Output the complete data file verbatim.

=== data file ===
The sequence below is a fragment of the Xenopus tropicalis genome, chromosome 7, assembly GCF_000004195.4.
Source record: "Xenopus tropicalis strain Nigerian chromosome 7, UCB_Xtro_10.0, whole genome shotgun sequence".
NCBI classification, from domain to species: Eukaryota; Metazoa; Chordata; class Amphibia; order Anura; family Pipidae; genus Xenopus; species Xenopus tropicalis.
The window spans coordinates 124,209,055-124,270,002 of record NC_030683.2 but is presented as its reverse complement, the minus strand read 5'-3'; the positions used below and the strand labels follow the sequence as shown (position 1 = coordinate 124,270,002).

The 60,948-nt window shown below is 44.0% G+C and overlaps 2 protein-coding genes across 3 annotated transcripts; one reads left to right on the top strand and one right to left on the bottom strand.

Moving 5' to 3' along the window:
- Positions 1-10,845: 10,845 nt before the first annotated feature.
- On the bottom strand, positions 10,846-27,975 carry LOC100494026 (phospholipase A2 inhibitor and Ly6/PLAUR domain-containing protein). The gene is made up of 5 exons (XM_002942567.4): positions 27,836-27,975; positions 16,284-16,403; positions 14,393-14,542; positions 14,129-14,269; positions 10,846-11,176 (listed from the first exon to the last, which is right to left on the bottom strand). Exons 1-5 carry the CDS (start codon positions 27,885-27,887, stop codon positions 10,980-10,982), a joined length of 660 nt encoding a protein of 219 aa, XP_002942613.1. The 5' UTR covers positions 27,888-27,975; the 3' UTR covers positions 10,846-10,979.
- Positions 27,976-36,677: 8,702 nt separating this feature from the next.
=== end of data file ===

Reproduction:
The sequence below is a fragment of the Xenopus tropicalis genome, chromosome 7, assembly GCF_000004195.4.
Source record: "Xenopus tropicalis strain Nigerian chromosome 7, UCB_Xtro_10.0, whole genome shotgun sequence".
NCBI classification, from domain to species: Eukaryota; Metazoa; Chordata; class Amphibia; order Anura; family Pipidae; genus Xenopus; species Xenopus tropicalis.
The window spans coordinates 124,209,055-124,270,002 of record NC_030683.2 but is presented as its reverse complement, the minus strand read 5'-3'; the positions used below and the strand labels follow the sequence as shown (position 1 = coordinate 124,270,002).

The 60,948-nt window shown below is 44.0% G+C and overlaps 2 protein-coding genes across 3 annotated transcripts; one reads left to right on the top strand and one right to left on the bottom strand.

Moving 5' to 3' along the window:
- Positions 1-10,845: 10,845 nt before the first annotated feature.
- On the bottom strand, positions 10,846-27,975 carry LOC100494026 (phospholipase A2 inhibitor and Ly6/PLAUR domain-containing protein). The gene is made up of 5 exons (XM_002942567.4): positions 27,836-27,975; positions 16,284-16,403; positions 14,393-14,542; positions 14,129-14,269; positions 10,846-11,176 (listed from the first exon to the last, which is right to left on the bottom strand). Exons 1-5 carry the CDS (start codon positions 27,885-27,887, stop codon positions 10,980-10,982), a joined length of 660 nt encoding a protein of 219 aa, XP_002942613.1. The 5' UTR covers positions 27,888-27,975; the 3' UTR covers positions 10,846-10,979.
- Positions 27,976-36,677: 8,702 nt separating this feature from the next.